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Reliant Energy Inc., the second- largest Texas power retailer, posted its 10th loss in 13 quarters as cost for natural gas used to fuel generators surged.
The fourth-quarter net loss narrowed to $158.1 million, or 52 cents a share, from $264.4 million, or 88 cents, a year earlier, Houston-based Reliant said today in a statement. Revenue jumped 34 percent to $2.62 billion.
Fourth-quarter costs for purchased electricity and natural gas jumped 40 percent to $2.48 billion, Reliant said. The power producer has said it will have a $100 million first-quarter loss on its largest business, power retailing in Texas, after locking in higher gas costs than it will be able to pass on to customers under an agreement with regulators.
``It is not a result we were happy with in general,'' said Lasan Johong, an analyst at RBC Capital Markets in New York who rates Reliant shares at ``outperform'' and doesn't own any. ``The first quarter is obviously going to be somewhat poor.''
Excluding such items as changes in the valuation of energy contracts and costs related to legal settlements, the per-share loss from businesses the company is keeping widened to 49 cents from 36 cents, Reliant said. The power producer was expected to lose 33 cents a share, the average estimate from 13 analysts surveyed by Thomson Financial.
Shares of Reliant fell 27 cents, or 2.6 percent, to $10.15 in New York Stock Exchange composite trading. The stock has dropped 21 percent in the past year.
U.S. gas futures surged to a record in December amid concern producers wouldn't be able to keep pace with demand after Hurricanes Katrina and Rita idled most wells in the Gulf of Mexico. The jump in fuel prices forced Reliant to put up more collateral to ensure that it would honor its supply commitments to customers.
Reliant also had to adjust its valuation of power-supply contracts, reducing fourth-quarter earnings by 17 cents a share, the company said. The company must make such adjustments, called mark to market, each quarter to reflect market prices for power and the fuel used to produce it.
The adjustments represent a snapshot of what losses or gains would be if the energy contracts were immediately liquidated. Reliant is required to account for market fluctuations even when it locks in profits through agreements that fix fuel costs and the prices it will be paid for power.
Reliant is reducing its use of hedging, contracts that lock in prices, after miscues last year led to increased costs and collateral requirements. Costs to eliminate hedges totaled an estimated $415 million last year and will be $643 million this year, the company said on Feb. 8.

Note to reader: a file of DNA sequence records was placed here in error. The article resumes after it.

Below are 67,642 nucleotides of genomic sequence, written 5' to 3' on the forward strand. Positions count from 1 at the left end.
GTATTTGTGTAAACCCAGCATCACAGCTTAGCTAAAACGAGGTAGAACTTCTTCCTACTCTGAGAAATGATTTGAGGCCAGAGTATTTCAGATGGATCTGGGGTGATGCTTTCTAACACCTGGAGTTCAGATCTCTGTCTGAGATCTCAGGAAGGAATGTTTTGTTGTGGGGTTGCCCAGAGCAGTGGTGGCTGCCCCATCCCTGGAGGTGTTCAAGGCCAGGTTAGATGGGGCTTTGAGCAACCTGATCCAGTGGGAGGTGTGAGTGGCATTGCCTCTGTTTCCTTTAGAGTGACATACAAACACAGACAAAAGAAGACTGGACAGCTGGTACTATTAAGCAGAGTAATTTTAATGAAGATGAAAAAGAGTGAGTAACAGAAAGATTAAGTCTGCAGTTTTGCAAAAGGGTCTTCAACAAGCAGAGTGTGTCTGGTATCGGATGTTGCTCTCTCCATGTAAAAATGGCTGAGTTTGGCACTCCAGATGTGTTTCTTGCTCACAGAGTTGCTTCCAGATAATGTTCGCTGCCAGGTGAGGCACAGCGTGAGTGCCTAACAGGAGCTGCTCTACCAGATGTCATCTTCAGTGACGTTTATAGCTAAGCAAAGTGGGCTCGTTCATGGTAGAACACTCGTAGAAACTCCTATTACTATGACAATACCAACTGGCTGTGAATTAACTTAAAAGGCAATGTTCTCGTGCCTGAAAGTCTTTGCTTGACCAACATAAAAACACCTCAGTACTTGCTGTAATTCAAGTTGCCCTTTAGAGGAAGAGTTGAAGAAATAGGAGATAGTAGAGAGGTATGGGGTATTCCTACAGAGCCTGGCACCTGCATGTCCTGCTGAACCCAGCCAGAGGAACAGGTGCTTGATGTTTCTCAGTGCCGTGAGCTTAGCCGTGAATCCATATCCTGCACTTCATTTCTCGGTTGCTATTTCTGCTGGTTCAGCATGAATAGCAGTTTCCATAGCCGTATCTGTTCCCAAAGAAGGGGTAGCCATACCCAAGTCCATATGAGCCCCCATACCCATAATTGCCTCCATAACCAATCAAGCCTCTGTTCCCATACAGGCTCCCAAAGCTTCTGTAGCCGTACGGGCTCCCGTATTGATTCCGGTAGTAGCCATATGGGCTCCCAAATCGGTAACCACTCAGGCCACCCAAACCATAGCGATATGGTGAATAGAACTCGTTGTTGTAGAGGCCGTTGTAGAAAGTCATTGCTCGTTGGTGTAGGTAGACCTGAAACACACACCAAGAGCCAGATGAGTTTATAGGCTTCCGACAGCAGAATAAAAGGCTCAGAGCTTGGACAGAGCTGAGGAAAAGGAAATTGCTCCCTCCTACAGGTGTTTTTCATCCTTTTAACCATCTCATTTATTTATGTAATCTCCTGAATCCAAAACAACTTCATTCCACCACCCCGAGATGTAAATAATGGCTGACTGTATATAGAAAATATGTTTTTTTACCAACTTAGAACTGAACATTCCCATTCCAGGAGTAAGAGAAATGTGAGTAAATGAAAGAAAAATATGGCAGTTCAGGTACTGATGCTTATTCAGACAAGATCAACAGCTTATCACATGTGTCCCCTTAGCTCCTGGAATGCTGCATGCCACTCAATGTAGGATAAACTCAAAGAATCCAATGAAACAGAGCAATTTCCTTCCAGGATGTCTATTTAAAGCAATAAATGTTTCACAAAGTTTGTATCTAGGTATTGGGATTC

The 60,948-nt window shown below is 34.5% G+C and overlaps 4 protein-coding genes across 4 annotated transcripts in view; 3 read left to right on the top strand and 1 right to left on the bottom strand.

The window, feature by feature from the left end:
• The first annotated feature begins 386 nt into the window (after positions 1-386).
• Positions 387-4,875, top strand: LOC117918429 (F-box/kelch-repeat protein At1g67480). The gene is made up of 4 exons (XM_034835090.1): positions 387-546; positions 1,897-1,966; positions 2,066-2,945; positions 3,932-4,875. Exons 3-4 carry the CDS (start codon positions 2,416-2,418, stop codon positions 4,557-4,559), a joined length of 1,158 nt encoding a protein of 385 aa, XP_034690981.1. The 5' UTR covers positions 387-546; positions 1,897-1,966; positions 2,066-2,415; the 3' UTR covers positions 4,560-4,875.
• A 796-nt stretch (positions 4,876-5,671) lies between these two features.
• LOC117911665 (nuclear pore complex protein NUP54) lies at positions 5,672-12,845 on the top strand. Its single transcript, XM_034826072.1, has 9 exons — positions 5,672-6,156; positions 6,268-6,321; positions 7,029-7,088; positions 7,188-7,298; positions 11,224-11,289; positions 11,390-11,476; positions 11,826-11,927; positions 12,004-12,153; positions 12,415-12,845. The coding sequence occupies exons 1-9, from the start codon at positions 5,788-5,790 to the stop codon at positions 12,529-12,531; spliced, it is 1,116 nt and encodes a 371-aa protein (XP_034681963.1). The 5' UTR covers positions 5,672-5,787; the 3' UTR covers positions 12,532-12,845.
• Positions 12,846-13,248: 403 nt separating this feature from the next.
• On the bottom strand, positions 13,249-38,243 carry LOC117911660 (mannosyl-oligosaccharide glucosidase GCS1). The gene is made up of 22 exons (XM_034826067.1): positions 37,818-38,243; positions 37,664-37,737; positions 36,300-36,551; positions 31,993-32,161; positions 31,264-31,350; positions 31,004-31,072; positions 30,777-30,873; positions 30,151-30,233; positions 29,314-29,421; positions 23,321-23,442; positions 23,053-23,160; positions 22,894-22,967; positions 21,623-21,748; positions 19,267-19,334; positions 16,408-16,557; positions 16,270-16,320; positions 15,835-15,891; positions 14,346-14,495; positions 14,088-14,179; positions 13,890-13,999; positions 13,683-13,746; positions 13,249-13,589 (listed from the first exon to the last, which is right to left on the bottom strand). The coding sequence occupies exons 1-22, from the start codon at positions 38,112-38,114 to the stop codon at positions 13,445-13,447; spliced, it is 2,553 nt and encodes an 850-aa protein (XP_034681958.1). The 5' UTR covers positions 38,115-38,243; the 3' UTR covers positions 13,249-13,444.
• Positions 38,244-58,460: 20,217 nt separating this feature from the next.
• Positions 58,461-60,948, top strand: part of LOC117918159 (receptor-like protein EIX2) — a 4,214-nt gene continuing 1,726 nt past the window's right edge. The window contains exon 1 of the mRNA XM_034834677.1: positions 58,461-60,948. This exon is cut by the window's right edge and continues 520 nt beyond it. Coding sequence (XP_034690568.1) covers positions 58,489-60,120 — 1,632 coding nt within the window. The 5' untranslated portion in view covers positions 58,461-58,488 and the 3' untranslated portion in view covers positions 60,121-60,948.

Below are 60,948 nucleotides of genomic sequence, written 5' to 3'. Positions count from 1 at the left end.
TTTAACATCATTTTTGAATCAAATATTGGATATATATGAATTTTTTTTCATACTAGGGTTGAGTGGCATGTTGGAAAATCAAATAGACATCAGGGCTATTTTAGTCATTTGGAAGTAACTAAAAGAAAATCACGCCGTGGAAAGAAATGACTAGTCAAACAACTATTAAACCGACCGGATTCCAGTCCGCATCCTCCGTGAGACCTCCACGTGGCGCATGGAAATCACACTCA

``The complexity and cost associated with hedging substantially outweighed the benefits,'' Chief Executive Officer Joel Staff told investors today on a conference call. ``Thus we're taking steps to reduce wholesale hedging.''
Fitch Ratings last week downgraded Reliant's debt by one level to B, four notches below investment grade. The rating cut reflects increased risk as Reliant reduces hedging, said Hugh Welton, an analyst for Fitch. Providing collateral for hedging contracts reduced Reliant's cash flow, he said.
``With all the gas-price volatility, that's become very expensive for them,'' Welton said today in a telephone interview. With the new strategy, ``they'll basically be at the mercy of the market.''
`Cash Is the Lifeblood'
When gas prices go down, a company that has hedged its fuel purchases is locked into paying more than market prices. When gas prices go up, such a company is protected from a drop in earnings but has to put up more collateral, Dynegy Inc. Chief Executive Officer Bruce Williamson said.
``When the industry hit its trough, it wasn't about the earnings, it was about the cash and liquidity,'' Williamson said in a Feb. 9 interview. ``Cash is the lifeblood of what runs a company. The income statement is an arithmetic exercise.''
Houston-based Dynegy, which produces power in 12 U.S. states, has opted against hedging.
Reliant's operating cash flow from continuing operations was a negative $1.11 billion last year. Free cash flow, which also includes collateral that was returned, fell to $22 million in 2005 from $274 million in 2004, Reliant said.
After gas prices dropped last month, Reliant may have to cut power rates to stay competitive, said RBC's Johong. Staff said it's too early to tell how competitors will react.
``We think the competitive dynamic as we move into the summer depends on what the competition's willing to do associated with aggressive marketing,'' Staff said.
Reliant had a full-year net loss of $354.6 million, or $1.17 a share, compared with 2004's loss of $29.4 million, or 10 cents. The loss last year included costs to settle allegations of manipulating power prices during the California energy crisis of 2000 and 2001. Reliant agreed to pay $460 million.
TXU Corp., based in Dallas, is the largest Texas power retailer.
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